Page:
It wasn’t the greatest night for Jeb Bush. He was much better than the first debate, though that could be the soft bigotry of low expectations. He had a couple of good quips and seems to understand that he has to sell himself to the American People and not expect a coronation. But a lot of his policies seem to be warmed over concepts from his brother and father’s administrations. His favoring of Common Core doesn’t help him with the base. He opposes the sequester, the first time in who knows how long that the government has actually spent less money than the year before. If you believe in small government, isn’t cutting the budget part of the dea? Opposing spending cuts won’t help him. Nor will his defense of the Chief Justice (unless he punched out Trump for the Donald all but claiming everything in the last 8 years was George W Bush’s fault).
John Kasich is doing better. Contrary to my original view, he seems to be rising while Walker is fading. He’s not doing anything to show why he would be a great President, but he’s not hurting himself. He is adopting a variation of the Romney 2012 formula, be everyone’s second choice. Then, when the voter’s preferred candidate drops out of the race, s/he will vote for Kasich. It’s not the most electrifying way to run, but maybe it works this time.
Scott Walker is flailing. He did ok, but he’s not standing out. Only 8 minutes of speaking is probably why he is becoming forgettable. But he’s also not inserting himself into the debates. With this many candidates, he’s going to have to muscle in on conversations or drop out. From what he said about his plans to overhaul federal labor laws, he could potentially make a good Labor Secretary.
Chris Christie’s performance was much better, even if the facts weren’t with him. Contrary to what he said, Christie has been opposed to medical marijuana and seems to be content with being Pot Prohibitionist in a time when that view is becoming increasingly outdated. I have mixed views on his slamming Trump and Fiorina bickering over their business leadership. On the one hand, he is probably correct that most viewers don’t really want to hear which of the two is better CEO. On the other hand, as a candidate that CONSTANTLY reminds us of 9/11 and his prosecutorial role in days following, he really doesn’t have the standing to criticize others for taking a similar tack based on their records.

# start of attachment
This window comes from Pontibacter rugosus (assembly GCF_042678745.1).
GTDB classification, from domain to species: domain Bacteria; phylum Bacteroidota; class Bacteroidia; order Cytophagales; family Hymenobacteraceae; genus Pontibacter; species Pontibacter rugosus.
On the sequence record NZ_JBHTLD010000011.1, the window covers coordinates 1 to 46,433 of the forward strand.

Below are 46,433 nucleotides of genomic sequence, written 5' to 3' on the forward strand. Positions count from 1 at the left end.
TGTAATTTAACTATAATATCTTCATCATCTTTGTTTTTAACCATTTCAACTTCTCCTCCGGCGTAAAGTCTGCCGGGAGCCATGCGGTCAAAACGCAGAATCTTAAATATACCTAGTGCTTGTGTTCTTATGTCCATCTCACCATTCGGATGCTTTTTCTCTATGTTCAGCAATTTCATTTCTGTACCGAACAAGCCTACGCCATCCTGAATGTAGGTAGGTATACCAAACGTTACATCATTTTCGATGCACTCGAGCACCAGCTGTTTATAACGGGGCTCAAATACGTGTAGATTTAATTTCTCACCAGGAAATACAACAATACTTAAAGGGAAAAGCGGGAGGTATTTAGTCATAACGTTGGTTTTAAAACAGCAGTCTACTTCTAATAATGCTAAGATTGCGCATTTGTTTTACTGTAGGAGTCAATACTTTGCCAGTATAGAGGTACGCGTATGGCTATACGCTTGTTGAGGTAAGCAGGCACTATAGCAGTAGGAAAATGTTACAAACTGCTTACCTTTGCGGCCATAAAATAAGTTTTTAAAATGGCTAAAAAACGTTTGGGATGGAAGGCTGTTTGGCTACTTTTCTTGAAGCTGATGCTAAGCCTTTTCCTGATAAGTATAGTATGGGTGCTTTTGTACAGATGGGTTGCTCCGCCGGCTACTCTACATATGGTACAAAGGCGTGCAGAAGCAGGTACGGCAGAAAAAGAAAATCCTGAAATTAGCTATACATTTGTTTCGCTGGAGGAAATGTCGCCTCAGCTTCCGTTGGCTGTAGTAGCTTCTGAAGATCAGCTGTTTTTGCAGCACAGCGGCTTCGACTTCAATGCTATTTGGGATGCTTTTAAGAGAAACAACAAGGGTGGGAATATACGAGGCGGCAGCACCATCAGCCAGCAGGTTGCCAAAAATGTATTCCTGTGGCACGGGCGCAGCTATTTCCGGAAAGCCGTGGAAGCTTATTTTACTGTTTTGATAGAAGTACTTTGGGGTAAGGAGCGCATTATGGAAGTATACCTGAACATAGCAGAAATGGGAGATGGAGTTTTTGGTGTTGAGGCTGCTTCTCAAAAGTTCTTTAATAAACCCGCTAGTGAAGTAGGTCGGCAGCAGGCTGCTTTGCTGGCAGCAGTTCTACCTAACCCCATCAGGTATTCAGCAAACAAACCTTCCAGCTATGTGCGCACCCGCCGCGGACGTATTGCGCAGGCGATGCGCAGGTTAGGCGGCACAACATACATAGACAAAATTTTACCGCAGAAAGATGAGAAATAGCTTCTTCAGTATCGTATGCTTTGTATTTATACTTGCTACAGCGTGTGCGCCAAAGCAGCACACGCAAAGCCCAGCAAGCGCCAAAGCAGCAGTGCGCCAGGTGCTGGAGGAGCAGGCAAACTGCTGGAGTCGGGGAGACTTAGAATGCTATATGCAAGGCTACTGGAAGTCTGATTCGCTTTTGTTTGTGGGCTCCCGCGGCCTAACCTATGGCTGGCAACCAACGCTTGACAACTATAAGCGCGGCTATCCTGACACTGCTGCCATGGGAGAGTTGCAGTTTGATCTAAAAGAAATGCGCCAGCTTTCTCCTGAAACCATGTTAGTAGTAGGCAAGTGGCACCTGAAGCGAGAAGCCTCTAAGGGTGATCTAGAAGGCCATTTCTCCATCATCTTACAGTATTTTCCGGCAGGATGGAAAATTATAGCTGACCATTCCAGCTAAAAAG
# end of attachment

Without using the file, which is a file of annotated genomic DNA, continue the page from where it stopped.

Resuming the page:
Finally, there’s Mike Huckabee. …
There’s not much to say. Unless Kim Davis suddenly becomes a major political issue, Huckabee has got nothing and no visible means to broaden his base. In the pre-primary days, when the party bosses ruled, Huckabee would be the type of candidate mooted by a small group in order to gain some leverage in choosing the ultimate nominee. Huckabee won’t garner enough delegates to that at the convention.
As for the issues, I’m glad the candidates are talking about the 10th Amendment, but I think there should be more discussion of the 9th. And while it’s great to discuss the foreign policy implications of our actions in Syria, maybe the candidates could discuss why they’re seemingly ok with the current President engaging in ongoing military action in the absence of Congressional approval. While I think the Iran deal is incredibly bad and premised on wishful thinking, I would prefer if the candidates took a more serious tone when discussing it, as opposed to who will vacated it the quickest. (Rand Paul being a notable exception)